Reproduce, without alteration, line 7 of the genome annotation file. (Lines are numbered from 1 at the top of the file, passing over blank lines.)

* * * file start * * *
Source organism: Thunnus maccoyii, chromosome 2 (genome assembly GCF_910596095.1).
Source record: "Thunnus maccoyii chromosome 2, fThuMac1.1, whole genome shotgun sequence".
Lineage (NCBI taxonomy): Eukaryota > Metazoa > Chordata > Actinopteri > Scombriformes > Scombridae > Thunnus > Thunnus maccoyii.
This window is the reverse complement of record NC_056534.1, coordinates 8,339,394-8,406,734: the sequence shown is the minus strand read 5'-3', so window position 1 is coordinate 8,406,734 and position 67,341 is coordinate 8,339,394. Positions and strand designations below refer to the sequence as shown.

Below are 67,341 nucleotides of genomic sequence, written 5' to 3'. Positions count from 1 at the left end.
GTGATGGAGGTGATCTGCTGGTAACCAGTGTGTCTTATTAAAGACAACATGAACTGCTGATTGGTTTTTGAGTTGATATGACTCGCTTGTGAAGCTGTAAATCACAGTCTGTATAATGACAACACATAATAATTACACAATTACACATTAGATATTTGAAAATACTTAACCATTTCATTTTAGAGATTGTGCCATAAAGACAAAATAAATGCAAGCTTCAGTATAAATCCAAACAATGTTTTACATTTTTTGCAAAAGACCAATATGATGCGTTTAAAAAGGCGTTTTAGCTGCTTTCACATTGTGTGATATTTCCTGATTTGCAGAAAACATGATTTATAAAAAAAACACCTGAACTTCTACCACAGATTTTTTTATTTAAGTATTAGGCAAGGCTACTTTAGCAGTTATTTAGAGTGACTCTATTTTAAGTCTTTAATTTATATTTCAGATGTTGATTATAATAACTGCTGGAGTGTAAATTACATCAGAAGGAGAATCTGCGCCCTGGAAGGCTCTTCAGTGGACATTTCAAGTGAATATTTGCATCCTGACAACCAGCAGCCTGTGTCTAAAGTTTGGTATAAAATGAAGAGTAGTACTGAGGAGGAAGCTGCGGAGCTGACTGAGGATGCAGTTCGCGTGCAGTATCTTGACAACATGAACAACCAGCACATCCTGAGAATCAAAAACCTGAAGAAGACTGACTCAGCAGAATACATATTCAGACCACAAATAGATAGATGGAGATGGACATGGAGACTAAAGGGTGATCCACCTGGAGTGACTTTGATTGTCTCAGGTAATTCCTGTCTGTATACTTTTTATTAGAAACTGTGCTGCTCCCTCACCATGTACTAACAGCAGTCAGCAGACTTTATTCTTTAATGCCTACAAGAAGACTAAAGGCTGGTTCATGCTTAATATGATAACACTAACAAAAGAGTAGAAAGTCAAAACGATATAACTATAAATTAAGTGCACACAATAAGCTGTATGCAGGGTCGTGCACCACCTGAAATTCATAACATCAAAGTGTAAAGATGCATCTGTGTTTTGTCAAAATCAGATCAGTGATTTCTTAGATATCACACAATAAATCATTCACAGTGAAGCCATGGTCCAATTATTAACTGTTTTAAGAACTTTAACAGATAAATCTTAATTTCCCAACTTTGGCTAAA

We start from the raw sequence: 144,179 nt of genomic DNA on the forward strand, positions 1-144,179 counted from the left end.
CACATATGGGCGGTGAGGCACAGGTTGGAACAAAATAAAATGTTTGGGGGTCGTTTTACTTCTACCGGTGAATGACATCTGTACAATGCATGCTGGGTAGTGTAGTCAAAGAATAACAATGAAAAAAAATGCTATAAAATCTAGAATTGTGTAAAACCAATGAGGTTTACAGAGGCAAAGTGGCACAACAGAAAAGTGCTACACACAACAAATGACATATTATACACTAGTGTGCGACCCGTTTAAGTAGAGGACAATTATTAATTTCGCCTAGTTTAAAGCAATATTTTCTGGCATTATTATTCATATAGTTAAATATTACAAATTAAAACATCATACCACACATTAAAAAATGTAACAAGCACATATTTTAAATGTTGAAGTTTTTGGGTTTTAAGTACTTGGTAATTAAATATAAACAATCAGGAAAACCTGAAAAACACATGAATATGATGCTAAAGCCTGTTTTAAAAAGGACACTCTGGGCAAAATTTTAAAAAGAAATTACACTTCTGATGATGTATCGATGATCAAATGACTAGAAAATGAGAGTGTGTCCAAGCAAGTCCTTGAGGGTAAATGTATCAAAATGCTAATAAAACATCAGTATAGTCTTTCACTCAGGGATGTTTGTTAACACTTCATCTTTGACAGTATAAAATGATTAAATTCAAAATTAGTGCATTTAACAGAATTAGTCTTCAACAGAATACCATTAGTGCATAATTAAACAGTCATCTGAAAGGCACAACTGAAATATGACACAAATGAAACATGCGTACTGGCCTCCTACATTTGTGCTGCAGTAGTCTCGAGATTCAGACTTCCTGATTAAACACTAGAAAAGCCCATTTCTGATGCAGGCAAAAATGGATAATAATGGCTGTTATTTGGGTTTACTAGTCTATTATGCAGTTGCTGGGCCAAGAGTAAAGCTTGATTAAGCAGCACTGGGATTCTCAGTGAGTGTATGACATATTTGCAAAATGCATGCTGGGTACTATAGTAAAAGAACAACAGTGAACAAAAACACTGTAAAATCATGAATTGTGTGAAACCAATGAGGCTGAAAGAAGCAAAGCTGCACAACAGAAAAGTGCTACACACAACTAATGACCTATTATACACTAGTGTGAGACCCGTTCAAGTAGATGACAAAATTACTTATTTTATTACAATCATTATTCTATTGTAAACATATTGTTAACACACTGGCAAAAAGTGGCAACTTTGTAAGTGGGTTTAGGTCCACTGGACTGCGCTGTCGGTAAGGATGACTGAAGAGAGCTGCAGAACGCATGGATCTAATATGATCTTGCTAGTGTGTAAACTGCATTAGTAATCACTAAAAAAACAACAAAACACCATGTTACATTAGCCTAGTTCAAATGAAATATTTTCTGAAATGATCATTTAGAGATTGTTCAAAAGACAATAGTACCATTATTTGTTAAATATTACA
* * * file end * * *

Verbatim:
We start from the raw sequence: 144,179 nt of genomic DNA on the forward strand, positions 1-144,179 counted from the left end.